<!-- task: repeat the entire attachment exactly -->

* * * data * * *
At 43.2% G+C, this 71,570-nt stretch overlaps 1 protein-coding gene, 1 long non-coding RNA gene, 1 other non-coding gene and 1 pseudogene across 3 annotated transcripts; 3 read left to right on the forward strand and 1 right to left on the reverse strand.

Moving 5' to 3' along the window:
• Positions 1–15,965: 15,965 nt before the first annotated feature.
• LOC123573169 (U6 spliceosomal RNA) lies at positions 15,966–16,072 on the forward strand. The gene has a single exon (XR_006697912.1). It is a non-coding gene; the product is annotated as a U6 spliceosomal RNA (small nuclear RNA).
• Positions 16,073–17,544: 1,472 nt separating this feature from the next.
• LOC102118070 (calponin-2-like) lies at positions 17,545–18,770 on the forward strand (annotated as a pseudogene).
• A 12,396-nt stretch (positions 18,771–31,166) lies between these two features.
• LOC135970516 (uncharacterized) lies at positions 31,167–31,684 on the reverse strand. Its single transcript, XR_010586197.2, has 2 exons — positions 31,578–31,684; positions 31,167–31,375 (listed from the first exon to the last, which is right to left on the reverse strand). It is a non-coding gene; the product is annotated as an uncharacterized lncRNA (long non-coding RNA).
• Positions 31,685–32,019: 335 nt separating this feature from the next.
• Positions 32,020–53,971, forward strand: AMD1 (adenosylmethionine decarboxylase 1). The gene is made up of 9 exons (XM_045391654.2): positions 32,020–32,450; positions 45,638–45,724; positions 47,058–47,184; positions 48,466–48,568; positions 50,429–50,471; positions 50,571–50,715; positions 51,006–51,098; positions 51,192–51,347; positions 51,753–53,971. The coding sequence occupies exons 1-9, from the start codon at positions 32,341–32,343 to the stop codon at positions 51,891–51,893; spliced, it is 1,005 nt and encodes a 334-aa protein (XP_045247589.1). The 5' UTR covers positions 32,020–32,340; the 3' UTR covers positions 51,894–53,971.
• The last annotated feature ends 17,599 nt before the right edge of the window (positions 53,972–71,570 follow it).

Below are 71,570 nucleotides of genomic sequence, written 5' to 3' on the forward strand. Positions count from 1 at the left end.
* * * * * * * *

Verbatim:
At 43.2% G+C, this 71,570-nt stretch overlaps 1 protein-coding gene, 1 long non-coding RNA gene, 1 other non-coding gene and 1 pseudogene across 3 annotated transcripts; 3 read left to right on the forward strand and 1 right to left on the reverse strand.

Moving 5' to 3' along the window:
• Positions 1–15,965: 15,965 nt before the first annotated feature.
• LOC123573169 (U6 spliceosomal RNA) lies at positions 15,966–16,072 on the forward strand. The gene has a single exon (XR_006697912.1). It is a non-coding gene; the product is annotated as a U6 spliceosomal RNA (small nuclear RNA).
• Positions 16,073–17,544: 1,472 nt separating this feature from the next.
• LOC102118070 (calponin-2-like) lies at positions 17,545–18,770 on the forward strand (annotated as a pseudogene).
• A 12,396-nt stretch (positions 18,771–31,166) lies between these two features.
• LOC135970516 (uncharacterized) lies at positions 31,167–31,684 on the reverse strand. Its single transcript, XR_010586197.2, has 2 exons — positions 31,578–31,684; positions 31,167–31,375 (listed from the first exon to the last, which is right to left on the reverse strand). It is a non-coding gene; the product is annotated as an uncharacterized lncRNA (long non-coding RNA).
• Positions 31,685–32,019: 335 nt separating this feature from the next.
• Positions 32,020–53,971, forward strand: AMD1 (adenosylmethionine decarboxylase 1). The gene is made up of 9 exons (XM_045391654.2): positions 32,020–32,450; positions 45,638–45,724; positions 47,058–47,184; positions 48,466–48,568; positions 50,429–50,471; positions 50,571–50,715; positions 51,006–51,098; positions 51,192–51,347; positions 51,753–53,971. The coding sequence occupies exons 1-9, from the start codon at positions 32,341–32,343 to the stop codon at positions 51,891–51,893; spliced, it is 1,005 nt and encodes a 334-aa protein (XP_045247589.1). The 5' UTR covers positions 32,020–32,340; the 3' UTR covers positions 51,894–53,971.
• The last annotated feature ends 17,599 nt before the right edge of the window (positions 53,972–71,570 follow it).

Below are 71,570 nucleotides of genomic sequence, written 5' to 3' on the forward strand. Positions count from 1 at the left end.